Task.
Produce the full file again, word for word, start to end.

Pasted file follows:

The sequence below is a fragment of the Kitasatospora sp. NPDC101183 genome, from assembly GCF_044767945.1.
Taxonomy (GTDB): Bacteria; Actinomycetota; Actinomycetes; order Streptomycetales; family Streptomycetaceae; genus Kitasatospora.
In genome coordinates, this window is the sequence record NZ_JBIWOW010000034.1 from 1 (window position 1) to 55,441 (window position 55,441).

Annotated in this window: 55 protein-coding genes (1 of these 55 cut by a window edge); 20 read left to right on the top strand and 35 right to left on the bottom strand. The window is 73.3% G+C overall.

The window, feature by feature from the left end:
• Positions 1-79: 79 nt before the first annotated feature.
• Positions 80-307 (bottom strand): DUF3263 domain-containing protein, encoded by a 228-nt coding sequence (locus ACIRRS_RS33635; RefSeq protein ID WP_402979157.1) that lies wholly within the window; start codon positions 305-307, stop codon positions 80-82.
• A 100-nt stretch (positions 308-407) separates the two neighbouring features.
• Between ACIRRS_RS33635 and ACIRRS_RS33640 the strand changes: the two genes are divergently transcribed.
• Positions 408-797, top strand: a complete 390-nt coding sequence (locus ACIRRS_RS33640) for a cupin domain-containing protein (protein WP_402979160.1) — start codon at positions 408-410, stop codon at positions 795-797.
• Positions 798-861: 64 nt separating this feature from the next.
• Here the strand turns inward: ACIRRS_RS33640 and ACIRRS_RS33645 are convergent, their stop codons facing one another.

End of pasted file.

The sequence below is a fragment of the Kitasatospora sp. NPDC101183 genome, from assembly GCF_044767945.1.
Taxonomy (GTDB): Bacteria; Actinomycetota; Actinomycetes; order Streptomycetales; family Streptomycetaceae; genus Kitasatospora.
In genome coordinates, this window is the sequence record NZ_JBIWOW010000034.1 from 1 (window position 1) to 55,441 (window position 55,441).

Annotated in this window: 55 protein-coding genes (1 of these 55 cut by a window edge); 20 read left to right on the top strand and 35 right to left on the bottom strand. The window is 73.3% G+C overall.

The window, feature by feature from the left end:
• Positions 1-79: 79 nt before the first annotated feature.
• Positions 80-307 (bottom strand): DUF3263 domain-containing protein, encoded by a 228-nt coding sequence (locus ACIRRS_RS33635; RefSeq protein ID WP_402979157.1) that lies wholly within the window; start codon positions 305-307, stop codon positions 80-82.
• A 100-nt stretch (positions 308-407) separates the two neighbouring features.
• Between ACIRRS_RS33635 and ACIRRS_RS33640 the strand changes: the two genes are divergently transcribed.
• Positions 408-797, top strand: a complete 390-nt coding sequence (locus ACIRRS_RS33640) for a cupin domain-containing protein (protein WP_402979160.1) — start codon at positions 408-410, stop codon at positions 795-797.
• Positions 798-861: 64 nt separating this feature from the next.
• Here the strand turns inward: ACIRRS_RS33640 and ACIRRS_RS33645 are convergent, their stop codons facing one another.